More immediately, the whole European Union must strive to build on what we share in our approach to the conflict now beginning in Iraq. The Commission has been working hard behind the scenes, in co-operation with international agencies, to contribute to the humanitarian assistance that may be needed. I have discussed these issues myself in Jordan, Turkey and Iran in recent weeks.

I have discussed these matters in Jordan, Iran and Turkey in recent weeks.

ECHO, the Commission's Humanitarian Aid Office, has reinforced its presence in the field. There are now five permanent expatriate technical assistants in the Amman Regional office covering Iraq and the whole of the Middle East; an additional expert based in Jerusalem; and a seventh one on standby in Amman. ECHO has also kept regular contact with the main humanitarian organisations such the International Committee of the Red Cross (ICRC) and the UN High Commissioner for Refugees (UNHCR).

Since January this year, ECHO has carried out three missions to Iraq itself to assess the situation and prepare for possible operations, and several missions to neighbouring countries, too.

Besides the €15m that had been earmarked for humanitarian operations in Iraq in 2003, the Commission has delegated authority to approve fast track aid for a further €3m in less than 72 hours. If there is a crisis in a neighbouring country, it would be possible to agree another €3m for that purpose, too.

Depending on the scale of the needs we may need to apply for additional funds for humanitarian purposes from the Emergency reserve.

On the basis of previous experience and ECHO has been providing humanitarian aid to Iraq since 1992 we expect that the Commission's contribution is likely to be focused on health, on water and on sanitation. Some international organisations and NGOs are also predicting food shortages, with disruption of the Oil For Food programme. That is something we may need to look at in due course, if the problem emerges.

In all this effort, ECHO will work closely with UN agencies, and will participate in on-the-spot information exchanges. I want to add one point, nobody in this House, I'm sure, under-estimates the courage and commitment of our humanitarian aid teams in the field. I think all of us have good reason to be proud of them, proud of the work they have already done in that region and proud of the work which, alas, they have to do in all too many parts of the world.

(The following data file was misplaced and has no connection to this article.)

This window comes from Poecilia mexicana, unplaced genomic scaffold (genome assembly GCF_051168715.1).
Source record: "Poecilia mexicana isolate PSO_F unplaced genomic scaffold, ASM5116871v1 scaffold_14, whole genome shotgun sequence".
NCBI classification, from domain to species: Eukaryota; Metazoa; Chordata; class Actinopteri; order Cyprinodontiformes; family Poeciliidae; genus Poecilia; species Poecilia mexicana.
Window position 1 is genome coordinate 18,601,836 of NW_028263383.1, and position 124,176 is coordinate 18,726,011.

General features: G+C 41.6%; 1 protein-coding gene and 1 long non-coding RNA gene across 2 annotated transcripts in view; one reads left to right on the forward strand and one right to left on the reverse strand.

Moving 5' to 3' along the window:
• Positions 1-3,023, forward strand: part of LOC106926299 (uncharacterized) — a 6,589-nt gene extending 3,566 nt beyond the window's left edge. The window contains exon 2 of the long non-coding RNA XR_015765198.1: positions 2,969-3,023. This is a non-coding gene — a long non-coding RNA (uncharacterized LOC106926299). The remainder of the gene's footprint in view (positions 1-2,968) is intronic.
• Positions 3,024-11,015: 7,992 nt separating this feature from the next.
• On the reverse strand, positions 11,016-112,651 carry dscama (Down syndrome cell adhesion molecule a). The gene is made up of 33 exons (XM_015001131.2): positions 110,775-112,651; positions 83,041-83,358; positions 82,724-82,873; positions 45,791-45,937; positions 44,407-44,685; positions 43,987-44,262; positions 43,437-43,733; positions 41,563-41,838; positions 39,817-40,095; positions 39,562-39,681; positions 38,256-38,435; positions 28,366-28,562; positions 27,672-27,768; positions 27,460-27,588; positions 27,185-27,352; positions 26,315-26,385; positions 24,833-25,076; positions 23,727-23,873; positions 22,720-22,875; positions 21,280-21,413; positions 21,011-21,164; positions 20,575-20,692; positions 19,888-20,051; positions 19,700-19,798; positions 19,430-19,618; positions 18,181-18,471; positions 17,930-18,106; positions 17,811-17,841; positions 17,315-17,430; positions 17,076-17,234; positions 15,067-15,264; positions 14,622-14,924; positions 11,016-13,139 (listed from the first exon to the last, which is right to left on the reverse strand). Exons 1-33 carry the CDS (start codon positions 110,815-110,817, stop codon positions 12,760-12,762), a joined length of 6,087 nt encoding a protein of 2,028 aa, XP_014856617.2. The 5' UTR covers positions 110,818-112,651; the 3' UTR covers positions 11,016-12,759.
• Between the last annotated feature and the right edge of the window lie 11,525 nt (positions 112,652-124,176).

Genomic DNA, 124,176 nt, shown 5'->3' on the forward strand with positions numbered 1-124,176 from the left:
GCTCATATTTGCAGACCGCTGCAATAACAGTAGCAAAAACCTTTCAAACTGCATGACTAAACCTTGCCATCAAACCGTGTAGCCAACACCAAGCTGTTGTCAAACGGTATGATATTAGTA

We must do all that we can, too, to help Turkey to cope with the political pressures generated by recent events; and to help Iraq's other neighbours, too from Jordan and Syria to Iran. I had a chance to gain a better understanding of the impact war on Iraq could cause to these countries during my recent trips to the region. The Commission will continue monitoring and assessing the situation closely and would look, with the Council, at possible EU responses.

I'm bound to say that I am extremely pleased that we have taken the initiative to develop our relationship with Iran, not in an ill-informed way, not overlooking the disagreements we have with that country, but I think, in present circumstances, trying to develop our relationship with Iran makes considerable sense.

In an article earlier this week a respected newspaper columnist reminded us that after plagues and misfortunes had streamed from Pandora's box, Hope remained behind to assuage the afflicted. So let us hold onto:

  • hope that the war will be over quickly, and with minimum casualties a point, I think felt especially strongly, whatever your views on the conflict, by all those with fellow-countrymen and women engaged in the fight;

  • hope as well that it will be possible to deliver humanitarian aid quickly and effectively, under international auspices, where it is most needed;

  • hope that the political and economic reconstruction of Iraq can begin soon again under international auspices, guaranteeing Iraq's territorial integrity and providing for Iraqi ownership of the process and that they are wrong who believe that the real choice in the Arab world lies between pro-Western despotism and anti-Western democracy. If post-war Iraq is managed under a UN mandate like East Timor, Kosovo and Afghanistan I hope that it will be recognised that part of the credit for that should go to those who insisted from the outset that that should be what happens,

  • hope that the regional repercussions will be benign or, if they are damaging, that they will be contained;

  • hope that the current crisis will serve to galvanise the Middle East Peace Process after a desperately bleak period in which things have drifted backwards;

  • hope that they are right who believe that this war will strike a blow against international terrorism, rather than stoking the flames of it;

  • And hope as well finally that those many institutions and relationships which have been tested in the fire in recent weeks including the European Union and the Common Foreign and Security Policy will emerge strengthened by a renewed recognition of how badly we need the apparatus of international governance.
This is the last thought that I want to leave with the House: I think the challenge we face, the challenge that we will face in the coming weeks and months, goes far beyond what Winston Churchill once called " the thankless deserts of Mesopotamia". I think we face a very clear choice in the coming months. Are we to go back to the way the world was run in the 19th century, a world of rival national sovereignties and balances of power, or do we try to rebuild the institutions and habits of global governance which have been so painfully constructed in the last half century? That is the clear choice, which is going to face us. I know which side of the argument I come down on.